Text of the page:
Description: Lake Van is the fourth largest terminal lake in the world (volume 607 km3, area 3,570 km2, maximum depth 460 m), extending for 130 km WSW-ENE on the Eastern Anatolian High Plateau, Turkey. Within the sensitive climate region of north-eastern Anatolia, the Lake Van record, partly laminated, represents an excellent continental climate archive between the Black Sea, the Arabian Sea and the Red Sea that covers several glacial-interglacial cycles. Therefore, Lake Van is a key site within the International Continental Scientific Drilling Program (ICDP) for the investigation of the Quaternary climate evolution in the Near East. The ICDP drilling operation was carried out from July 2 to August 23, 2010. DOSECC, as operator of the deep drilling, has built the new Deep Lake Drilling System (DLDS), which was specifically designed for sampling sediments from deep lakes and which made its maiden voyage on Lake Van. The DSDL was operated at water depths of up to 360 m. Two sites were drilled and cores of 140 m (Northern Basin) and 220 m (Ahlat Ridge) depth were retrieved. The sediments of the very bottom document the initial phase of the lake formation, which was characterized by fresh water conditions. We collected a total recovered sediment core length of over 800 m, which allow an unprecedented look back in time at the scale of at least three glacial-interglacial cycles. Several meter thick tephra layers originating from volcanoes surrounding the lake were also recovered, allowing reconstructions of larger volcanic events and related environmental impacts. Furthermore, they offer through tephrachronology and radiogenic-isotope analyses the means to date the stratigraphic section beyond the range of radiocarbon. We will be able to present the first results of this campaign during the INQUA congress. This contribution is co-authored by the entire ‘PaleoVan’ scientific drilling party.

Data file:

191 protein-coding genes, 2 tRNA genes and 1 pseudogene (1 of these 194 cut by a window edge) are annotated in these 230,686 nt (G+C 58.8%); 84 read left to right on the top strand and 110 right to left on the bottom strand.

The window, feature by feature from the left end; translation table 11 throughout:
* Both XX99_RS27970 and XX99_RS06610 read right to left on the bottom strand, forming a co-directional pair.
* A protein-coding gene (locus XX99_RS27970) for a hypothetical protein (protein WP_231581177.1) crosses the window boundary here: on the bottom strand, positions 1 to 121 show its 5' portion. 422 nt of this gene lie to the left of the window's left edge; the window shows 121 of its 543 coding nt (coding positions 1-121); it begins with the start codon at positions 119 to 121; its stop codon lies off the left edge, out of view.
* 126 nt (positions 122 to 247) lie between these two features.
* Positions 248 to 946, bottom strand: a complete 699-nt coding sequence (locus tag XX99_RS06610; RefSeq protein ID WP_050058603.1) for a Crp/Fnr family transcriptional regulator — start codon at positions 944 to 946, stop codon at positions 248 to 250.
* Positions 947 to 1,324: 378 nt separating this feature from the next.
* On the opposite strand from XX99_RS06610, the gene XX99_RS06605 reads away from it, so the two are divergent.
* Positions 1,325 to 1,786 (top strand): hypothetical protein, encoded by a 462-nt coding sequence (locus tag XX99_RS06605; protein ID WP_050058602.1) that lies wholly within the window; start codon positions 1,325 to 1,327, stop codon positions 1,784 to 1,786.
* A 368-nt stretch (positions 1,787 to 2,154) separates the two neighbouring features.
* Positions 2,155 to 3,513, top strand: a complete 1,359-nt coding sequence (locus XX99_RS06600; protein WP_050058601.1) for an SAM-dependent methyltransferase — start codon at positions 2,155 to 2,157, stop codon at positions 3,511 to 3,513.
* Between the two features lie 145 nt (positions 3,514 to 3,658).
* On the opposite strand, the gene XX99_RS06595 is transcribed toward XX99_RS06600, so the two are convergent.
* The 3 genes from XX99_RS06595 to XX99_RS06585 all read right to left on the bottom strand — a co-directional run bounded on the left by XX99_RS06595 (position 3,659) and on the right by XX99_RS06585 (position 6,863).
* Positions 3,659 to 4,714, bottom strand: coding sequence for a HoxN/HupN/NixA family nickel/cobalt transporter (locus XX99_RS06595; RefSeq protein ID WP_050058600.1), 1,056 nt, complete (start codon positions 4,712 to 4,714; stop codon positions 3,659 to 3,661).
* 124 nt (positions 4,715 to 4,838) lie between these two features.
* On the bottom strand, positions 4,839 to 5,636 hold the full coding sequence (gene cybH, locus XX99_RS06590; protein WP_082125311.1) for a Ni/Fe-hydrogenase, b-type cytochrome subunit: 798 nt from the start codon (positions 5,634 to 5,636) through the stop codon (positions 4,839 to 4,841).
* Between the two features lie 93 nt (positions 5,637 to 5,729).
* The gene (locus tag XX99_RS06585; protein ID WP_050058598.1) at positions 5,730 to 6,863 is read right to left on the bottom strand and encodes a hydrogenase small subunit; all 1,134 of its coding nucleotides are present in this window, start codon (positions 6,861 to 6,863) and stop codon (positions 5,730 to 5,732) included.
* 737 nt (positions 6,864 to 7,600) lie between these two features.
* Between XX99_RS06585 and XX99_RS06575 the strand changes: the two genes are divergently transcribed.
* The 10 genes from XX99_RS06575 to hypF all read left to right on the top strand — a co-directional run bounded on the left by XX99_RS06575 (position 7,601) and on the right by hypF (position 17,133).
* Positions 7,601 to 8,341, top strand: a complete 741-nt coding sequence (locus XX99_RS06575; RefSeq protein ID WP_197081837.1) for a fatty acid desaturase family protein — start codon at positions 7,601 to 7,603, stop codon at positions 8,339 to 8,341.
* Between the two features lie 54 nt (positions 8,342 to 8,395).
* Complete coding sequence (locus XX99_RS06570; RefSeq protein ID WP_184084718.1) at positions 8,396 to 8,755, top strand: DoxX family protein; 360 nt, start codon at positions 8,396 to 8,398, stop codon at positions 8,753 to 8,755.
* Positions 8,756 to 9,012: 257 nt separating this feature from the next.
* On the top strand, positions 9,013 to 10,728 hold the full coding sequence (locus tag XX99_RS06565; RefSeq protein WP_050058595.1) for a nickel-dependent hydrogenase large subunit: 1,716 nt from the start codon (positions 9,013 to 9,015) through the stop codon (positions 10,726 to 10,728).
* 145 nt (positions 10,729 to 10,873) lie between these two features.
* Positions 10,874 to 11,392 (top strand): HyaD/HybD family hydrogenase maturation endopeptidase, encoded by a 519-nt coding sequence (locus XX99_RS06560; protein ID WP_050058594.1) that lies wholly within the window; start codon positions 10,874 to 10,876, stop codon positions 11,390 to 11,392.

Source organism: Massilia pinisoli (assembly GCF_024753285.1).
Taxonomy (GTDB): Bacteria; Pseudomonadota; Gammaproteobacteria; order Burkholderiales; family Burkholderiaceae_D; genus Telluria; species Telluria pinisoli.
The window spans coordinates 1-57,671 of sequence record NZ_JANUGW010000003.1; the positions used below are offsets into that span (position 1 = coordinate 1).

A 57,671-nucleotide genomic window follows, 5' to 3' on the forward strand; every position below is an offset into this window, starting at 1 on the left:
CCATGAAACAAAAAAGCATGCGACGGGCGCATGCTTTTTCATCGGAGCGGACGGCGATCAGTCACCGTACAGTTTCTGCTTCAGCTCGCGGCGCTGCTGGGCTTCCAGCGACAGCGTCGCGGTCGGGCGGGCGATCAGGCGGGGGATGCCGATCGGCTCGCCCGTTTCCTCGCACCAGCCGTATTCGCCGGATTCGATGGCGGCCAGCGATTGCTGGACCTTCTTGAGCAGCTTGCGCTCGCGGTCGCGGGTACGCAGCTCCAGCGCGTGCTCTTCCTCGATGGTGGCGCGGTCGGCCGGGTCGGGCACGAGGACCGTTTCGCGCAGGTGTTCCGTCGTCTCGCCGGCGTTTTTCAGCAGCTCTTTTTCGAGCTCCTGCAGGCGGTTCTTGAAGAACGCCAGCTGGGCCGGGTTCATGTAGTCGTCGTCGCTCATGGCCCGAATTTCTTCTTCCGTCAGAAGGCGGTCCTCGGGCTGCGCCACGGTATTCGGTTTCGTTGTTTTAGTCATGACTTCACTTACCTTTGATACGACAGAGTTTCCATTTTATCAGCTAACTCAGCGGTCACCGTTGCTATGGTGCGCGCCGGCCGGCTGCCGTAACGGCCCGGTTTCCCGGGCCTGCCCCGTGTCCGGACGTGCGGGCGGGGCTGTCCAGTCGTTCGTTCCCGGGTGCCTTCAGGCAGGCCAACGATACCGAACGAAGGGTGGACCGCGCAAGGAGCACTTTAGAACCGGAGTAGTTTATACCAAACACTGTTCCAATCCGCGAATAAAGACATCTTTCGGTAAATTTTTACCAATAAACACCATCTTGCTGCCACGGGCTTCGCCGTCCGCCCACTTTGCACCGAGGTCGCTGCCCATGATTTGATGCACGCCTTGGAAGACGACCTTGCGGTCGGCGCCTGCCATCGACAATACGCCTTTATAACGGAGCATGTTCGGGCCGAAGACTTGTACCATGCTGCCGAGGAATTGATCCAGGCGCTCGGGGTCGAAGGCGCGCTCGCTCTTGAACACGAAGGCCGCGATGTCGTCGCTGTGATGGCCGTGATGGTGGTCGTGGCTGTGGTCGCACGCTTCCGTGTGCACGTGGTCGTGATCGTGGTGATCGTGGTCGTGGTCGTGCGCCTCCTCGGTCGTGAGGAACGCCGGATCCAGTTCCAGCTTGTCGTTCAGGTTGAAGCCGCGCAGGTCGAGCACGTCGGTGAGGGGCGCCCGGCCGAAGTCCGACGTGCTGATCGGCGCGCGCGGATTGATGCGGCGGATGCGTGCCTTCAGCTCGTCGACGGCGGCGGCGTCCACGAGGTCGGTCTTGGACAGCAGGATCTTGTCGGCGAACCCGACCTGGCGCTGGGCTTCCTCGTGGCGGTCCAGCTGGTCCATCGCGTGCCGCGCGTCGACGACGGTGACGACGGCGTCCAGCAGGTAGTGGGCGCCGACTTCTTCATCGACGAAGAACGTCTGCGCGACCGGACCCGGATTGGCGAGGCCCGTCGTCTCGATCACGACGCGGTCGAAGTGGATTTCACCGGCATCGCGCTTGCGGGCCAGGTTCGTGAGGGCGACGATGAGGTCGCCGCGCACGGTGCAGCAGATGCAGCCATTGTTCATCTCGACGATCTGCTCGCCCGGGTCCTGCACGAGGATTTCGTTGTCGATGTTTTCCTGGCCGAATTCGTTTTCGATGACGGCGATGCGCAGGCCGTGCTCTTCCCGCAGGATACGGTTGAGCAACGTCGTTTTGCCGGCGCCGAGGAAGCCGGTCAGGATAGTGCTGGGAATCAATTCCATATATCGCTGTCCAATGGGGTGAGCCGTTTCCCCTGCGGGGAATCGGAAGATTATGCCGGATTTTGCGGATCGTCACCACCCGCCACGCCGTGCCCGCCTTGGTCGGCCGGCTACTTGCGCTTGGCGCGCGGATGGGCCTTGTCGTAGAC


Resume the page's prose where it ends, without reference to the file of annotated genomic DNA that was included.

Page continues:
Type: Conference or Workshop Item , NonPeerReviewed
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  • 7
    Publication Date: 2012-07-06
    Type: Conference or Workshop Item , NonPeerReviewed
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  • 8
    Publication Date: 2017-08-07